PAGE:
US 6937794 B2
An arrayed waveguide grating may include a transversal filter to compensate for dispersion. The characteristics of each of the waveguides making up the waveguide region of the arrayed waveguide grating can be adjusted to achieve the desired compensation.
1. A method comprising:
using an arrayed waveguide grating to act as a transversal filter to compensate for dispersion in an optical device.
2. The method of
3. The method of
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8. The method of
9. The method of
10. An optical device comprising:
an optical element subject to dispersion; and
an arrayed waveguide grating that acts as a dispersion compensating transversal filter coupled to said element to compensate for dispersion of said element.
11. The device of
12. The device of
13. The device of
14. The device of
15. An optical device comprising:
a substrate; and
an arrayed waveguide grating formed in said substrate, said waveguide grating including a pair of couplers and a waveguide region including a plurality of waveguides, the lengths of said waveguide gratings being adjusted to compensate for dispersion of a signal incident to said device.
16. The device of
17. The device of
18. The device of
This invention relates generally to optical communication networks.
Optical communication networks may be subject to dispersion, which is the dependence of the refractive index of a medium on the wavelength of light traveling through the medium. Thus, dispersion involves changing the light velocity inside the medium, depending on its wavelength.
An optical network's velocity dependence on wavelength results in pulse spread. Dispersion restricts the information carrying capacity of a waveguide since, the wider the pulse, the fewer pulses that can be accommodated per interval, resulting in a smaller bit rate.
Lattice filters may be used as dispersion-compensators. While lattice filters can, in principle, implement any transfer function without any insertion loss, the fact that they use many tunable 2×2 couplers in series leads to a high insertion loss in practical lattice filters.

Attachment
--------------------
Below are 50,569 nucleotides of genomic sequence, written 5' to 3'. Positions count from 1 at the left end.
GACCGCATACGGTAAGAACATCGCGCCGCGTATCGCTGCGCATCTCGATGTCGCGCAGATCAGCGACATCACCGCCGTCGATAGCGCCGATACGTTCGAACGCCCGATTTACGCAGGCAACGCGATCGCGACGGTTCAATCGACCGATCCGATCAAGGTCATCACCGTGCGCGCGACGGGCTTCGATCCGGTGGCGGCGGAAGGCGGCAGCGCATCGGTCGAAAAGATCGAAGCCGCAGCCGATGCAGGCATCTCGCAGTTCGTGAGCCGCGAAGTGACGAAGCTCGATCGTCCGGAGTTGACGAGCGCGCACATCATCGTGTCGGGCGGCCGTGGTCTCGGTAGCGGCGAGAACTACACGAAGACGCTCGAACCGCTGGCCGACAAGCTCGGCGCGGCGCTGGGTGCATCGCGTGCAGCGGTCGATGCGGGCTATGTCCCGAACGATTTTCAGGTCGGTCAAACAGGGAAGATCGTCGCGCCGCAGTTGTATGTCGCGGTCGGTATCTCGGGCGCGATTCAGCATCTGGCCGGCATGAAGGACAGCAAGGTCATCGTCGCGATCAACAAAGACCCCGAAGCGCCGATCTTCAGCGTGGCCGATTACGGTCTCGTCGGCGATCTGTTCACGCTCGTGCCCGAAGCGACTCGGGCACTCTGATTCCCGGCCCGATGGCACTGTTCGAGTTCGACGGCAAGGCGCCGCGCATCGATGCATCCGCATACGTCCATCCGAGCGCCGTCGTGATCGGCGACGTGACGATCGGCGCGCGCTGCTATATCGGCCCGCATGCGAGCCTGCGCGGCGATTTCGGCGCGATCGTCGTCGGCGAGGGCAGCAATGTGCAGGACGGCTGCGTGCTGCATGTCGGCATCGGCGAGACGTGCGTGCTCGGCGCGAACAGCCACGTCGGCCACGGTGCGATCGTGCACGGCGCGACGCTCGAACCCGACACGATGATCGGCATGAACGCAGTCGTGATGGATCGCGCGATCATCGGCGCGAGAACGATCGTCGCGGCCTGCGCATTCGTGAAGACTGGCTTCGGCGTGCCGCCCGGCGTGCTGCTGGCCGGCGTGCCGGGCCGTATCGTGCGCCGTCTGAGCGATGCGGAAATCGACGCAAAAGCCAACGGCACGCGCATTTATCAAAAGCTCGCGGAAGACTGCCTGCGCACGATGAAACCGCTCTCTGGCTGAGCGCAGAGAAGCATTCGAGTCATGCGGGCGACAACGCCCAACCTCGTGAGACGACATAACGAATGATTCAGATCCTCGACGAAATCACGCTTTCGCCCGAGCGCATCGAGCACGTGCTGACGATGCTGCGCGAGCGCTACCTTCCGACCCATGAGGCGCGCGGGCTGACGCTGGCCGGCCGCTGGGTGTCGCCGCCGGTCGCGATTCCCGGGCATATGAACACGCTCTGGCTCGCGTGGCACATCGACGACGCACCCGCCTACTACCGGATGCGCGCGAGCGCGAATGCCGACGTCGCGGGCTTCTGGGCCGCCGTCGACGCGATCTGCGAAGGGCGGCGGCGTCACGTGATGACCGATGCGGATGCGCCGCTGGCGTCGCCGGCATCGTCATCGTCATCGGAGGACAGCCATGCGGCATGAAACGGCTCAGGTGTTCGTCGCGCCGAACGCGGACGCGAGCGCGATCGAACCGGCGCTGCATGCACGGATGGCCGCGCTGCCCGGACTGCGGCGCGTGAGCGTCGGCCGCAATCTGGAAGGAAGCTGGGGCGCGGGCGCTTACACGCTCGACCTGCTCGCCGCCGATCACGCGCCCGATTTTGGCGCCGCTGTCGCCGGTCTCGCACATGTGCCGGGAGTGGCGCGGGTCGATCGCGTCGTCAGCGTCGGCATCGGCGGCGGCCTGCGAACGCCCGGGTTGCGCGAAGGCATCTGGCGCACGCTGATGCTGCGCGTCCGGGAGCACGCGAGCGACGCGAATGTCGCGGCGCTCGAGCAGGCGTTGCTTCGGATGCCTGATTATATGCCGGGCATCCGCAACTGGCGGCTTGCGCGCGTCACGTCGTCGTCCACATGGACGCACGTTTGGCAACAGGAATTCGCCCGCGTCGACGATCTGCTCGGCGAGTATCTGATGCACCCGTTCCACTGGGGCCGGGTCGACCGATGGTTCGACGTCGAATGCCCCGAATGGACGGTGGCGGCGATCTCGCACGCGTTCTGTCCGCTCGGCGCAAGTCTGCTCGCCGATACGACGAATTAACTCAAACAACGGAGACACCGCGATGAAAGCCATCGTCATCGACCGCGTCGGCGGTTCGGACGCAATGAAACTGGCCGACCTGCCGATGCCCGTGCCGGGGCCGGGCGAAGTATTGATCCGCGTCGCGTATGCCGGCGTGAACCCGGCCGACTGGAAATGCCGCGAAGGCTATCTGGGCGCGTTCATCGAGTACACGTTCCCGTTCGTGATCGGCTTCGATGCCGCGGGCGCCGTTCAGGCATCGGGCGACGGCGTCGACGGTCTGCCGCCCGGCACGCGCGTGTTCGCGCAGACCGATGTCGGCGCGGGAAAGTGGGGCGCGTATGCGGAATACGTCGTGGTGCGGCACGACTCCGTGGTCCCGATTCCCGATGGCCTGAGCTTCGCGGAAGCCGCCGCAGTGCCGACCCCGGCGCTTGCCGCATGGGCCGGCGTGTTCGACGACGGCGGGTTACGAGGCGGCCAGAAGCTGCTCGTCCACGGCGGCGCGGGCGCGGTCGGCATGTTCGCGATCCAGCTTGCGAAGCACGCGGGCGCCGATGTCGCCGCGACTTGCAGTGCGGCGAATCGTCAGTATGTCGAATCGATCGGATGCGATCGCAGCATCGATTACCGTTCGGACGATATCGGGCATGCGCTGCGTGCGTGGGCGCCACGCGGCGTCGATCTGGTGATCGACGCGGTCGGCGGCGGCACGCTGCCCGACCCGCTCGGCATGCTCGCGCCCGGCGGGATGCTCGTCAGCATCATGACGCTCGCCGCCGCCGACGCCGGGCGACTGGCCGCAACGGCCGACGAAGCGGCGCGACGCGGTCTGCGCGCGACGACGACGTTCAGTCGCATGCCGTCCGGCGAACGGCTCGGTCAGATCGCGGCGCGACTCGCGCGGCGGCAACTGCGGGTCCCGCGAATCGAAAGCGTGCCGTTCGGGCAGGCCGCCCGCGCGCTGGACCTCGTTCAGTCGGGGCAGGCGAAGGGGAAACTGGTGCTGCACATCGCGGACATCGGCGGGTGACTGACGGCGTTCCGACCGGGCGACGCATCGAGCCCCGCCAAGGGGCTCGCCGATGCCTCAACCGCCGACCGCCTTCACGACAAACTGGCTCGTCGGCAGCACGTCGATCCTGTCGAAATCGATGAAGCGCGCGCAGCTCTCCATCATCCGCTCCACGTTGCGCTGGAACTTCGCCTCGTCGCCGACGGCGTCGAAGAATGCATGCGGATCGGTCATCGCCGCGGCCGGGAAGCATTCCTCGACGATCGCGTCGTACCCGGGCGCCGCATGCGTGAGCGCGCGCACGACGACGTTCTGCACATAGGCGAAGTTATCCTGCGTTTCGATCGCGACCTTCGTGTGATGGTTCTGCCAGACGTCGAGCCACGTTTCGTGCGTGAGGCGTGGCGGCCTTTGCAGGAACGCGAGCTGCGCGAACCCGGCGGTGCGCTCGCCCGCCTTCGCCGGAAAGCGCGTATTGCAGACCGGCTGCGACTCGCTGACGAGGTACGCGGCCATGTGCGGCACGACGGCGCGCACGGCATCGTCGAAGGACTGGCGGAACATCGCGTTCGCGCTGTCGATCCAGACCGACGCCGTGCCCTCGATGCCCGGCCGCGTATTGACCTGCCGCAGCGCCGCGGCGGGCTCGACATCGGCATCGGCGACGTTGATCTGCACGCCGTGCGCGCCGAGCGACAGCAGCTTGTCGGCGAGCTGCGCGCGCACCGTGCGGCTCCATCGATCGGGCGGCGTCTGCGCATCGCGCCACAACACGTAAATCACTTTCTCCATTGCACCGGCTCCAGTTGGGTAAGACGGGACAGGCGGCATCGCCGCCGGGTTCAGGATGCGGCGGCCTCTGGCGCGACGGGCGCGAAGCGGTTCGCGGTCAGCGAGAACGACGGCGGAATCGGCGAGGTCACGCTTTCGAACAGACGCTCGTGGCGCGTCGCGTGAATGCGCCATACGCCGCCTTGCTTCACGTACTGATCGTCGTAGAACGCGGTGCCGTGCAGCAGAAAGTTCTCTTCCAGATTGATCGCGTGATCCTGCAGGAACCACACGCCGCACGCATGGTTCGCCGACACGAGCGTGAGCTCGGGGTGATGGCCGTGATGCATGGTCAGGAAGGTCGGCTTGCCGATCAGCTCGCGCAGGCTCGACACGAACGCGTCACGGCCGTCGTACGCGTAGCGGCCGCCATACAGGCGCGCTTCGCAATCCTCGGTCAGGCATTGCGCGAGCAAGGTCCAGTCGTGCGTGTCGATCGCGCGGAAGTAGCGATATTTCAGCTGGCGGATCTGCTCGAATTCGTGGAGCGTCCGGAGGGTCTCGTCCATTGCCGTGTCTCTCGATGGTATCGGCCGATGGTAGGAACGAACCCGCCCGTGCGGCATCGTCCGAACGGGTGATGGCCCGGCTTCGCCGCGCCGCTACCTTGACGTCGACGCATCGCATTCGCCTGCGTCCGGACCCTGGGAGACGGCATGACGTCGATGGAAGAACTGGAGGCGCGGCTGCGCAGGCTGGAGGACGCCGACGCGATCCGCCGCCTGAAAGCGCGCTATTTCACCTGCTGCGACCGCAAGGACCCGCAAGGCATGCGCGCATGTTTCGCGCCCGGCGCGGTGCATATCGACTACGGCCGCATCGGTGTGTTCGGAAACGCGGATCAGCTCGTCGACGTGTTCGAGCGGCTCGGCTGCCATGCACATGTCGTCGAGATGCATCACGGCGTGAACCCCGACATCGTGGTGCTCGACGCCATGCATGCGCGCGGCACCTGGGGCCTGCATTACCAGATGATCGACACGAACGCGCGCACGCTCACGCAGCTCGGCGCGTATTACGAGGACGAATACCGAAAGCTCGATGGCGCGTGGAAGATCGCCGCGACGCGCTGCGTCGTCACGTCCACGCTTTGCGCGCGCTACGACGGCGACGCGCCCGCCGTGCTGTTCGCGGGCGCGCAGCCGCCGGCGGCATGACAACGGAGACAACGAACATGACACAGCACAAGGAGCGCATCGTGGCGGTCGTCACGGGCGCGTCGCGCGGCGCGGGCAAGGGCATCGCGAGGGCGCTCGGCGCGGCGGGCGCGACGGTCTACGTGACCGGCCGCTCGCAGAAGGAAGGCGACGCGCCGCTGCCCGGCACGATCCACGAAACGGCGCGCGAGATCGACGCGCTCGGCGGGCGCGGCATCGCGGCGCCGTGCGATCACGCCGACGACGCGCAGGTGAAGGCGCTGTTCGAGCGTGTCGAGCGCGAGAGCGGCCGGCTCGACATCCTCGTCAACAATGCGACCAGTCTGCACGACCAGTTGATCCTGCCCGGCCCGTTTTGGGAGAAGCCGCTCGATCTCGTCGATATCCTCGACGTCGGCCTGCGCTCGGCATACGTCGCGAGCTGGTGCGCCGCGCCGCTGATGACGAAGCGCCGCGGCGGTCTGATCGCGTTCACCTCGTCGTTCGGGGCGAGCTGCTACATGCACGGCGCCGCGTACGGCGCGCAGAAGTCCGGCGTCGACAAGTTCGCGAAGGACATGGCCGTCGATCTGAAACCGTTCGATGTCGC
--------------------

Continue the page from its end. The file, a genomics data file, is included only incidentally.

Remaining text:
As the transmission speed of telecommunication networks has steadily increased, compensating the chromatic dispersion that data signals experience during transmission through optical fibers and other optical components has become an increasingly important issue. Chromatic dispersion has a direct impact on how far signals can be transmitted without error, with transmission distance scaling inversely with the square of transmission bandwidth. It has long been recognized that there will be an increasingly strong need for devices that can flexibly and accurately compensate for this chromatic dispersion.
Thus, there is a need for better ways to compensate for dispersion.
The waveguide section 15 may act as a transversal filter. While a transversal filter approach may suffer from a finite intrinsic insertion loss, overall losses may be comparable to or even better than that of a lattice filter because there may be fewer couplers in each path.
Transversal filters may also potentially be implemented without 2×2 couplers, using diffraction and waveguide splitting to couple the desired amounts of light into a set of waveguides. This implementation can then be viewed as a particular form of arrayed waveguide grating (AWG).
In any case, desired weights for the wave, and path length differences between the waveguides 20, are used to design the transversal filter. The procedure is to use a phase-only function, and to specify the phase as a cosine (or sine) function. For wavelength division multiplexing (WDM) systems, the period of the filter may match that of the wavelength spectrum. The target transfer function is of the form: